referring it back to Eliot only guarantees that the creative act
will never be availed to a reader, thus the whole purpose of
having the poem in the first place is defeated.
As I said, I'm not particularly skilled at presenting this. I
offered the Lewis piece really just because Eliot in it is so
un-Prufrock like, I hoped it might be a wake-up call that shakes
someone off that dead-end track.
On 10/23/2015 12:49 PM, Nancy Gish
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I am unable to see here what the "meaning" of the poem
ostensibly is. But if it is about the "making," we know a
great deal more than Lewis did (though the excerpt below
says nothing about the "making" of "Prufrock." In a
fascinating seminar led by Cassandra Laity at the TSE
Society, a lot of new information appeared. In my own case,
I was focused on the writing of "Prufrock's Pervigilium,"
which was inserted in the Notebook and then removed (See
IMH). It offers a quite disturbing and very different voice.
But it is part of what was very much in the "making."
What, for example, is presumed to be the meaning that
provides an absolute significance to "grow old" as literal?
Or did I miss something?
>>> Ken Armstrong <[log in to unmask]>10/23/15
12:30 PM >>>
Some years ago, when my wife's father was stopped going the
wrong way on a one way street in this small town, the
officer, well known to Red, said, "Red, don't you know this
is a one way street?" "But Rod," said Red, "I'm only going
Red, of course, knew he was making a joke with the law.
Happily he was let off with a warning. Carrol, on the other
hand, wants us to believe that a one way street really is a
two way street. Well, okay, you pays your money and you
makes your choices. But what you choose doesn't determine
the nature of the street, only the approach you bring to it.
I don't see any new questions or pressing observations in
his post, and all in all don't believe my certainty exceeds
anything Carrol always has on display. To the degree that
"Prufrock" is a successful poem, it's meaning inheres in its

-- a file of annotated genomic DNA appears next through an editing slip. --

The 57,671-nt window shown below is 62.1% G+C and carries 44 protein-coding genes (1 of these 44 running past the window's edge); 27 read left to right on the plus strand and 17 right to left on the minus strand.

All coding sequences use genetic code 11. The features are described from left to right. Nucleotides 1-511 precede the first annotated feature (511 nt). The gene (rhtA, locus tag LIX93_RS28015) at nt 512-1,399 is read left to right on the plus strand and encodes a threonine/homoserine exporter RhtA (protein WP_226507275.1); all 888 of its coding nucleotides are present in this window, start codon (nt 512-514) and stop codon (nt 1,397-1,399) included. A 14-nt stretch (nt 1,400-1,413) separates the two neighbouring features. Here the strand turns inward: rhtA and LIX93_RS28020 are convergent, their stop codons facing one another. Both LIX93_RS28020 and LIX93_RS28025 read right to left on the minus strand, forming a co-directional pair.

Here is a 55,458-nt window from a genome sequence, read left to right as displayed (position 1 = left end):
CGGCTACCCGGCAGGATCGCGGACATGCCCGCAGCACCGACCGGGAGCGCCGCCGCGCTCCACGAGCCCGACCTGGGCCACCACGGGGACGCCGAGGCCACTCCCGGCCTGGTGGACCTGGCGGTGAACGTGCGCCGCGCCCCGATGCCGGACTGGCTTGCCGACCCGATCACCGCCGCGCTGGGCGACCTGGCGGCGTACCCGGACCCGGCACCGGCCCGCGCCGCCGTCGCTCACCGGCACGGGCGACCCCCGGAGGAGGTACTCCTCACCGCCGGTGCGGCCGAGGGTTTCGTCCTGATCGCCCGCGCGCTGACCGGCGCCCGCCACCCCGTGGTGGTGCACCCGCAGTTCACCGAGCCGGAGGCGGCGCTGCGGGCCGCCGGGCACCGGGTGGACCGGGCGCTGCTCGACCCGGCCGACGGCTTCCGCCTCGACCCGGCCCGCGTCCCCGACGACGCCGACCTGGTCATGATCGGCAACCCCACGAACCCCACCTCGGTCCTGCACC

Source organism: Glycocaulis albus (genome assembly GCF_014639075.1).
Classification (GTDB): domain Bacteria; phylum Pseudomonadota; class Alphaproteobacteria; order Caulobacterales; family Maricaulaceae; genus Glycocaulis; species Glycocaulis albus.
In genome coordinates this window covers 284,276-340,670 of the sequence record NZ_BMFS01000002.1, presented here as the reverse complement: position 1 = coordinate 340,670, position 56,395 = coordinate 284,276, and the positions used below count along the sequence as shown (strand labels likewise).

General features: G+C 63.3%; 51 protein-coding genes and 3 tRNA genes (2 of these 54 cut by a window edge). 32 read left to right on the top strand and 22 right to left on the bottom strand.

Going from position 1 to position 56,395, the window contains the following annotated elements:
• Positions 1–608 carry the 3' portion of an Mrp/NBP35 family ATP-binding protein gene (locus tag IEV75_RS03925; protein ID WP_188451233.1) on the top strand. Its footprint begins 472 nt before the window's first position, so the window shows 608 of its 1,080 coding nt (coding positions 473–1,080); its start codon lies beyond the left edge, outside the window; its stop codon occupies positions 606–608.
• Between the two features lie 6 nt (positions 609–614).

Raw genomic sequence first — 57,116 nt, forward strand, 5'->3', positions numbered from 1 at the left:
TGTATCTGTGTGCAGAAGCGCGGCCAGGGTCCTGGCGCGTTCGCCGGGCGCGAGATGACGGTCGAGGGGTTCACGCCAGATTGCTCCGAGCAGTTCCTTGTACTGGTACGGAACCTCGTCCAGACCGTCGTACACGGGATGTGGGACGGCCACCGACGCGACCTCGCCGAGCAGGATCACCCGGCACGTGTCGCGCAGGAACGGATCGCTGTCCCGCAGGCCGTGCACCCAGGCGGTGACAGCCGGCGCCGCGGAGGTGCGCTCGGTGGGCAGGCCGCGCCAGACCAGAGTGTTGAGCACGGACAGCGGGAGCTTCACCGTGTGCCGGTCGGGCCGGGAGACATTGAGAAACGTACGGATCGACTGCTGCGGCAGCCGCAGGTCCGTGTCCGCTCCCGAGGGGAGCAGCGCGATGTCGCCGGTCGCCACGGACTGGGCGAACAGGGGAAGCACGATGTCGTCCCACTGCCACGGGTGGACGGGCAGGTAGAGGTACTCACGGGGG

making, which, again, would have been what Pound so
enthusiastically pounced on.
Consider Wyndham Lewis' account of meeting TSE:
" As I entered the room I discovered an agreeable stranger
parked up one of the sides of the triangle. He softly
growled at me, as we shook hands. American. A graceful neck,
I noted, with what elsewhere I have described as 'a Gioconda
smile.' Though not feminine -- besides being physically
large his personality visibly moved within the male pale --
there were dimples in the warm dark skin;
undoubtedly he used his eyes a little like a Leonardo. He
was a very attractive fellow then....I liked him, though I
may say not at all connecting him with texts Ezra had shown
me about some fictional character dreadfully troubled with
old age, in which the lines....'I am growing old....'.....I
was unable to make head or tail of.
Ezra now lay flung back in typical posture of aggressive
ease... However, he kept steadily beneath his quizzical but
self-satisfied observation his latest prize, or discovery --
the author of Prufrock. The new collector's piece
went on smiling and growling out melodiously his apt and
bright answers to promptings from the proud figure of his
After this description of a most un-Prufrockian like
character, Lewis stumbles in the same place Carrol does, but
only partly for the same reason: he can't make sense of the
meaning of the "growing old" line for Prufrock, whereas
Carrol's attention is in another dimensionaaaaa, trying to
make it work for Eliot. The answer lies in how Prufrock's
actions and alarms make him what he is and bring him to an
end meant to be perceived as his fall, but moreover,
in the first place, meant to be perceived by the structure
and technique and signs in the poem. I think the telling
phrase used to be "follow the lines of force."
PS I am impressed by Carrol's evident respect for
"Prufrock." In a post from him I stumbled upon by virtue of
my email client deciding to open to posts from 2009, he
noted that in the long run Eliot would be largely forgotten
by future generations with only two poems, in a minor way,
meeting the test of time. No doubt "Prufrock" is one of
them. I suppose it is only a matter of time until this
projection comes to pass, and we will all be on the Marianne
Moore list, discussing as per Carrol those much richer and
more powerful poems.